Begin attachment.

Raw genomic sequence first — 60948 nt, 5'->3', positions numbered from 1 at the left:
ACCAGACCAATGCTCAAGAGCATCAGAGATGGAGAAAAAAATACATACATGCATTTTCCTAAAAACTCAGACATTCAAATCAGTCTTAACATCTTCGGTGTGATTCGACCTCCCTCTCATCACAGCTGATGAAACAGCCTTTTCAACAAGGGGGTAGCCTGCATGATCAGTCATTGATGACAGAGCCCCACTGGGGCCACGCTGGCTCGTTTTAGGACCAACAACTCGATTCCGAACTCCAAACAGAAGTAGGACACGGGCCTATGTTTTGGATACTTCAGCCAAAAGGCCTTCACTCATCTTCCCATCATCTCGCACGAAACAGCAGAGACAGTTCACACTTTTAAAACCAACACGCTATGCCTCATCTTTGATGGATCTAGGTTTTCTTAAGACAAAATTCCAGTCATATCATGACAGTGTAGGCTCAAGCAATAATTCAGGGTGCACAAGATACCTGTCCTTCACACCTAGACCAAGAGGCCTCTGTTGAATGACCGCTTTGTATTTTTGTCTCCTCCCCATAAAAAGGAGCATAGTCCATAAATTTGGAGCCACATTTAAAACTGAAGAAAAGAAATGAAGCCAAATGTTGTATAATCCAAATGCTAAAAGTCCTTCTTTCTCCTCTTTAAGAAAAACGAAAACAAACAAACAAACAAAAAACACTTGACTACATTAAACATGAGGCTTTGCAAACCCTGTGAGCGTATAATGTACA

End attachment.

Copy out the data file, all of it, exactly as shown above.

Raw genomic sequence first — 60948 nt, 5'->3', positions numbered from 1 at the left:
ACCAGACCAATGCTCAAGAGCATCAGAGATGGAGAAAAAAATACATACATGCATTTTCCTAAAAACTCAGACATTCAAATCAGTCTTAACATCTTCGGTGTGATTCGACCTCCCTCTCATCACAGCTGATGAAACAGCCTTTTCAACAAGGGGGTAGCCTGCATGATCAGTCATTGATGACAGAGCCCCACTGGGGCCACGCTGGCTCGTTTTAGGACCAACAACTCGATTCCGAACTCCAAACAGAAGTAGGACACGGGCCTATGTTTTGGATACTTCAGCCAAAAGGCCTTCACTCATCTTCCCATCATCTCGCACGAAACAGCAGAGACAGTTCACACTTTTAAAACCAACACGCTATGCCTCATCTTTGATGGATCTAGGTTTTCTTAAGACAAAATTCCAGTCATATCATGACAGTGTAGGCTCAAGCAATAATTCAGGGTGCACAAGATACCTGTCCTTCACACCTAGACCAAGAGGCCTCTGTTGAATGACCGCTTTGTATTTTTGTCTCCTCCCCATAAAAAGGAGCATAGTCCATAAATTTGGAGCCACATTTAAAACTGAAGAAAAGAAATGAAGCCAAATGTTGTATAATCCAAATGCTAAAAGTCCTTCTTTCTCCTCTTTAAGAAAAACGAAAACAAACAAACAAACAAAAAACACTTGACTACATTAAACATGAGGCTTTGCAAACCCTGTGAGCGTATAATGTACA